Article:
Though they did not define it in current terminology, Soddy and Fuller had obviously been thinking in the realm of Modern Monetary Theory (MMT). They understood that food, clothing, a furnished house, a car, and a lawnmower were wealth. Money was simply the claim to wealth, a medium of exchange accepted as valid by a society. It had no value in and of itself. But the manipulation of money exerted great power over the availability of wealth and who had legal claim to ownership.
Having witnessed the enormous productive capability that mysteriously became available during times of war, Soddy and Fuller were fully aware that production of wealth was almost limitless and subject only to the current state of scientific/technical knowhow. In his 1926 writings in Wealth, Virtual Wealth and Debt, Soddy concludes:
There is no longer any valid physical justification for the continuance of poverty. The phenomenon of unemployment and destitution at one and the same time today is solely due to ignorance of the nature of wealth and the principles of economics.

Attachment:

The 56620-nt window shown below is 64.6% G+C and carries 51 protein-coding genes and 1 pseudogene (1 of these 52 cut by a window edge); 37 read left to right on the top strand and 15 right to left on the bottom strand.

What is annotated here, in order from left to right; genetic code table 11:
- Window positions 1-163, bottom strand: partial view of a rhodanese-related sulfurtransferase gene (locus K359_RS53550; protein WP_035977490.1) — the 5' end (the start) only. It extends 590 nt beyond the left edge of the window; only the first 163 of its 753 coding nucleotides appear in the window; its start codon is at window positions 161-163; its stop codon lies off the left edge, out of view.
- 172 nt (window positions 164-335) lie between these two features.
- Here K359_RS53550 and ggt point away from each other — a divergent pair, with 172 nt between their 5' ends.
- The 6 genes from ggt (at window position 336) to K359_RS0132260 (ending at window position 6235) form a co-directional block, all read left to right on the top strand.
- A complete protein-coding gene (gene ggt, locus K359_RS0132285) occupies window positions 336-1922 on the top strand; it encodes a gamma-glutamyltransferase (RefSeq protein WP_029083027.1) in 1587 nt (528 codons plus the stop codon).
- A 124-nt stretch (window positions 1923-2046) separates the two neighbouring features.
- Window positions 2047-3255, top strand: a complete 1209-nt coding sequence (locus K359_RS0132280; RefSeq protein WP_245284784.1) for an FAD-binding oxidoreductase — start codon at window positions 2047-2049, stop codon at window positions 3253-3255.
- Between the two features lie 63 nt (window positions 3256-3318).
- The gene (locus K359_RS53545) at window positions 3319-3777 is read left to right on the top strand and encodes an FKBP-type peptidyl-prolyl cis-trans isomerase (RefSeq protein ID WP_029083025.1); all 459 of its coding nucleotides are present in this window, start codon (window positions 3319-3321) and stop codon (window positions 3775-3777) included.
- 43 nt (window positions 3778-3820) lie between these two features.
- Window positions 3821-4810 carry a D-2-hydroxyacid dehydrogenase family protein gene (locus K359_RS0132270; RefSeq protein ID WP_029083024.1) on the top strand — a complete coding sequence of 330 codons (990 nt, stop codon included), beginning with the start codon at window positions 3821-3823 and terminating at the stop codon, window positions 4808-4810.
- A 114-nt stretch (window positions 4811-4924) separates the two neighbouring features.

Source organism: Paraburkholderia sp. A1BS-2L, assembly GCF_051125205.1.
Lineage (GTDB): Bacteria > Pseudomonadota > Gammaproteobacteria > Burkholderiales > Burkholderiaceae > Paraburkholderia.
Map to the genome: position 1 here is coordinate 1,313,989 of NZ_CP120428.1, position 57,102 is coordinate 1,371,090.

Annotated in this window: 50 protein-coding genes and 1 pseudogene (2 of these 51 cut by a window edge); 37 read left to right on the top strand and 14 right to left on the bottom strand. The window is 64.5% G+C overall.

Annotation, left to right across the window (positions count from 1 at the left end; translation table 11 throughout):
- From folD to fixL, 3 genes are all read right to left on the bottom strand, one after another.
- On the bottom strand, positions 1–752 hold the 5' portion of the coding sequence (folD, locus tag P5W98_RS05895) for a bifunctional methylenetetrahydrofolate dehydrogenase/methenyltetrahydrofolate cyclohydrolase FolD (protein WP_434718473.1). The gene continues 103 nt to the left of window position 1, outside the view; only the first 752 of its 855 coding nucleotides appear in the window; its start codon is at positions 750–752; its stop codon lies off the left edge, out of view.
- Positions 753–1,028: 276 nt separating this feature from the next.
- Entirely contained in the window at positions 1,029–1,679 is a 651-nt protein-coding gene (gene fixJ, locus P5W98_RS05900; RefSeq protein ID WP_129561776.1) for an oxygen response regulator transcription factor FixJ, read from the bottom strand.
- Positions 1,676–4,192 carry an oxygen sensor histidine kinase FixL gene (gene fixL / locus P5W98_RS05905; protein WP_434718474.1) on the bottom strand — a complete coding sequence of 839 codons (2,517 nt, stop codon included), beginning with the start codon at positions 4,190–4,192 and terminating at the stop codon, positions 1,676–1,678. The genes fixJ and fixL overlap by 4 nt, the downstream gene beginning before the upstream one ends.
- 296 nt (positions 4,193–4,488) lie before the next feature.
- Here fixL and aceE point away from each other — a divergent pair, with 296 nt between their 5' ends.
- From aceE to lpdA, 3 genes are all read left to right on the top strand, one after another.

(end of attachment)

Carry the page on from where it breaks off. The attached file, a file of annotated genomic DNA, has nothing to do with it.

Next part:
Scarcity in peacetime was the result of faulty economic thinking and manipulation of the money supply by the financial power structure. Nations were said to be in debt. They had spent too much money waging war and now there was no money left. People needed to “sacrifice.” The productive capability available during the war was forced into idleness. In Soddy’s words:
The popular notion that because a nation has in the past generation produced it is unable to do so in the next, that God and usury provide so much and no more, and if we consume much one year we must make up for it in the future, is the inversion of the truth. It contains just enough of the truth as it applies to individuals - that wealth is a real quantity, incapable of spontaneous generation and multiplication - to be plausible; but in national terms it is as fallacious as abstaining from drinking from a river because last year was hot and everyone drank so much.